Review by Publisher's Weekly Review
Love may be the catalyst for the American white wedding, but hosting an elaborate celebration also demonstrates a family's prosperity and material success, argues Jellison in her compelling economic and social history of how this ritual survived despite the major cultural and political changes of the 1960s and beyond. Jellison, an associate professor of history at Ohio University, argues that while the white wedding of the 1940s may have celebrated youth, virginity and a patriarchal family structure, Americans have reinterpreted the symbolism of satin and lace: the 21st-century bride evokes the tradition of female-focused celebration and uses the elaborate and costly event as a display of her professional and social success as she marks a life transition. With chapters on celebrity nuptials, silver-screen I-dos and the latest batch of reality TV brides, Jellison demonstrates how advertisers, media and brides themselves slowly reshaped the white wedding into an act of organized feminism. This book is in the same genre as Rebecca Mead's 2006 One Perfect Day and will attract both academic and lay readers. The well-footnoted prose is accessible, and the 50 photographs and advertisements vividly demonstrate the changing trends Jellison outlines. (Mar.) (c) Copyright PWxyz, LLC. All rights reserved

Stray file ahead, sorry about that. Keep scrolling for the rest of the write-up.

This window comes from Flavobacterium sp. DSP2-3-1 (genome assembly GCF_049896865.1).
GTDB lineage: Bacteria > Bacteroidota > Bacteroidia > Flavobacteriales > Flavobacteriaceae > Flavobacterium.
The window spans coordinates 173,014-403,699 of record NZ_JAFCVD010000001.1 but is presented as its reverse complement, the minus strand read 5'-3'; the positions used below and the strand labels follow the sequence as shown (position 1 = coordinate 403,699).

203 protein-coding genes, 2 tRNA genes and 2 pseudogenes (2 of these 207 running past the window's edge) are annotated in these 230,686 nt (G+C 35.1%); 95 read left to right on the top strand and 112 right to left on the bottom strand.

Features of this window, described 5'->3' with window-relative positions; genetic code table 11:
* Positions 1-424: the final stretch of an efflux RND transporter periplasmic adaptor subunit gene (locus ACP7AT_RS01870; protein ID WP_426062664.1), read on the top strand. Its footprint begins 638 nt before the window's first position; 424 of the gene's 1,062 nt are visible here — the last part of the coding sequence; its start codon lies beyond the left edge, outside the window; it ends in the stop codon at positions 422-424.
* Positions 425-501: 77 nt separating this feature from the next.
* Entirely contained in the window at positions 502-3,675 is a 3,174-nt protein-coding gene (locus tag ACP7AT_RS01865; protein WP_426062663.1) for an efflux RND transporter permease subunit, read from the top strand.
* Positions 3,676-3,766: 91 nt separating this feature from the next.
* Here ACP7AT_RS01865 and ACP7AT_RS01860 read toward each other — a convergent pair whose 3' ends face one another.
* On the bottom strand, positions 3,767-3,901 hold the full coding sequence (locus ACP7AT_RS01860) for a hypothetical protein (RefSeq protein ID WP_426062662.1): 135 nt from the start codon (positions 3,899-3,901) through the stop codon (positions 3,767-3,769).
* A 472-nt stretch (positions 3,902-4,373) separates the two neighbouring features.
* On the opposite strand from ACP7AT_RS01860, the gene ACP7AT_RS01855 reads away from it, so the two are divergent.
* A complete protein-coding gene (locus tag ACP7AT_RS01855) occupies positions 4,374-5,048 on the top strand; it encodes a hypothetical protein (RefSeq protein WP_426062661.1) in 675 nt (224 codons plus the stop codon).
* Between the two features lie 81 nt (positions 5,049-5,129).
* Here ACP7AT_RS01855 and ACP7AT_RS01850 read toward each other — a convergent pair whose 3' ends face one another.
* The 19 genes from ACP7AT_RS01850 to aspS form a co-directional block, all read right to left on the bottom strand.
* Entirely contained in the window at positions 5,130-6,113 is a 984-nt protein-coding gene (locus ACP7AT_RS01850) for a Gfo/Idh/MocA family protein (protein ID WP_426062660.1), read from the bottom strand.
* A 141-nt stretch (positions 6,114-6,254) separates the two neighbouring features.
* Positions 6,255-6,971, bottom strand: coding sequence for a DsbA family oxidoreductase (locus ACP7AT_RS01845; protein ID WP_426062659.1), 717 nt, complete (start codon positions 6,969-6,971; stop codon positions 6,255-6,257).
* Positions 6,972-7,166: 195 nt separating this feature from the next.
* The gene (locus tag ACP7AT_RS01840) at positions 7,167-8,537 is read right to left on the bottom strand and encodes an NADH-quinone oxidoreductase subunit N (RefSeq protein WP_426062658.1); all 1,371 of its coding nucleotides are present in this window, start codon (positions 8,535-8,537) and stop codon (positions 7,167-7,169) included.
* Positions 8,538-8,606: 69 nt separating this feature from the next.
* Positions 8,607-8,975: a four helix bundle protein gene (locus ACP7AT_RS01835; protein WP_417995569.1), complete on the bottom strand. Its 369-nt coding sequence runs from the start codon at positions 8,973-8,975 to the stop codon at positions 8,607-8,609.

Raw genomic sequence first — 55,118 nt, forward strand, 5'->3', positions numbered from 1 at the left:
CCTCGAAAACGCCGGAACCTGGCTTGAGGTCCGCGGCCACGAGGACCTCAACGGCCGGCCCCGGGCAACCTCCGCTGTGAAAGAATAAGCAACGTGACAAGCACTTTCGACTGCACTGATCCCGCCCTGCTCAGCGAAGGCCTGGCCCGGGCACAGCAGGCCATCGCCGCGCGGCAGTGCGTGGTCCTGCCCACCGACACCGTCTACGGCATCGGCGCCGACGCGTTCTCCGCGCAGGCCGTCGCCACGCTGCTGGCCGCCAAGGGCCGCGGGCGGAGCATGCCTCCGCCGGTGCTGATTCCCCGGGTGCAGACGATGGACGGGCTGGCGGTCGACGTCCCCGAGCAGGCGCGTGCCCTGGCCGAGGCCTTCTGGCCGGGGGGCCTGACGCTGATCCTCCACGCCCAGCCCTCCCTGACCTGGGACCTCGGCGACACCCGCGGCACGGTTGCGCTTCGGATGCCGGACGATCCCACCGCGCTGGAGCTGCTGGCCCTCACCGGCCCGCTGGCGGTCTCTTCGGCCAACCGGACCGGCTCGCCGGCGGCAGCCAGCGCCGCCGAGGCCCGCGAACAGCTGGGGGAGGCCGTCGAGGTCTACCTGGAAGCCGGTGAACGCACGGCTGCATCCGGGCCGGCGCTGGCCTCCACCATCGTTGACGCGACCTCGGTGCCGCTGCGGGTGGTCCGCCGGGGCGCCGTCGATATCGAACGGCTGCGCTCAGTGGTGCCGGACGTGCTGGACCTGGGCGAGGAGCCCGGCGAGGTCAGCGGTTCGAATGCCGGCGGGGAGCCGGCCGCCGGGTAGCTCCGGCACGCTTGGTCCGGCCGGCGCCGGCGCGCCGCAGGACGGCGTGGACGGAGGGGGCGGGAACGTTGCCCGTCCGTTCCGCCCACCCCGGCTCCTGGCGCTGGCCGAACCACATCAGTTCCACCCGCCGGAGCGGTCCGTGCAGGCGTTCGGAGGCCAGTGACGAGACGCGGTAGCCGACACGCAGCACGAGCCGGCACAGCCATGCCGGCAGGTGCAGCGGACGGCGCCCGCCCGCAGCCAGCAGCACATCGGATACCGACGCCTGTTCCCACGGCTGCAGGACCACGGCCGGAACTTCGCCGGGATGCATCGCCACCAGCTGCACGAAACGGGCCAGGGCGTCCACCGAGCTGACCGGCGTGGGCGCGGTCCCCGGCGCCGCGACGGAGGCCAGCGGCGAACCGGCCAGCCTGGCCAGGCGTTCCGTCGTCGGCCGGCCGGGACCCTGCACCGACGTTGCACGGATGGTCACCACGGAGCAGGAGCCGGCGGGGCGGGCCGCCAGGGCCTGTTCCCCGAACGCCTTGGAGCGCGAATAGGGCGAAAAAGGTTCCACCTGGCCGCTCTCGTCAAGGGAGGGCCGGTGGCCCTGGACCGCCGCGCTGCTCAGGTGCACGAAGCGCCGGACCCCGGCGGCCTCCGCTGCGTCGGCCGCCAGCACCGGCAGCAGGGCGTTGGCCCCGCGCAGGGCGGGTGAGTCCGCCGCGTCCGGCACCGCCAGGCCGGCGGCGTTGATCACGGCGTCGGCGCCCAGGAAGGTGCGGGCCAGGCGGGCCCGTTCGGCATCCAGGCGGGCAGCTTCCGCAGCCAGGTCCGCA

(c) Copyright PWxyz, LLC. All rights reserved
Review by Library Journal Review
Jellison (history, Ohio Univ.; Entitled to Power: Farm Women and Technology, 1913-1963). takes an in-depth look at the history and popularity of the American "white wedding" and in doing so provides a unique exploration of late 20th- and early 21st-century American culture. She starts right after World War II and progresses through celebrity, royal, and movie weddings to the "reality weddings" of today and how the ritual of a white wedding has been adapted in many same-sex marriages. Seasoned throughout with images of bridal shower games, advertisements for elaborate wedding gowns, and other consumer goods with a bridal theme, Jellison's book views the wedding "business" from all pop cultural perspectives. An enlightening and fascinating read, her book is sure to be of interest in most libraries, especially those with women's studies or popular culture collections.-Nicole Mitchell, Univ. of Alabama Lib., Birmingham (c) Copyright 2010. Library Journals LLC, a wholly owned subsidiary of Media Source, Inc. No redistribution permitted.
(c) Copyright Library Journals LLC, a wholly owned subsidiary of Media Source, Inc. No redistribution permitted.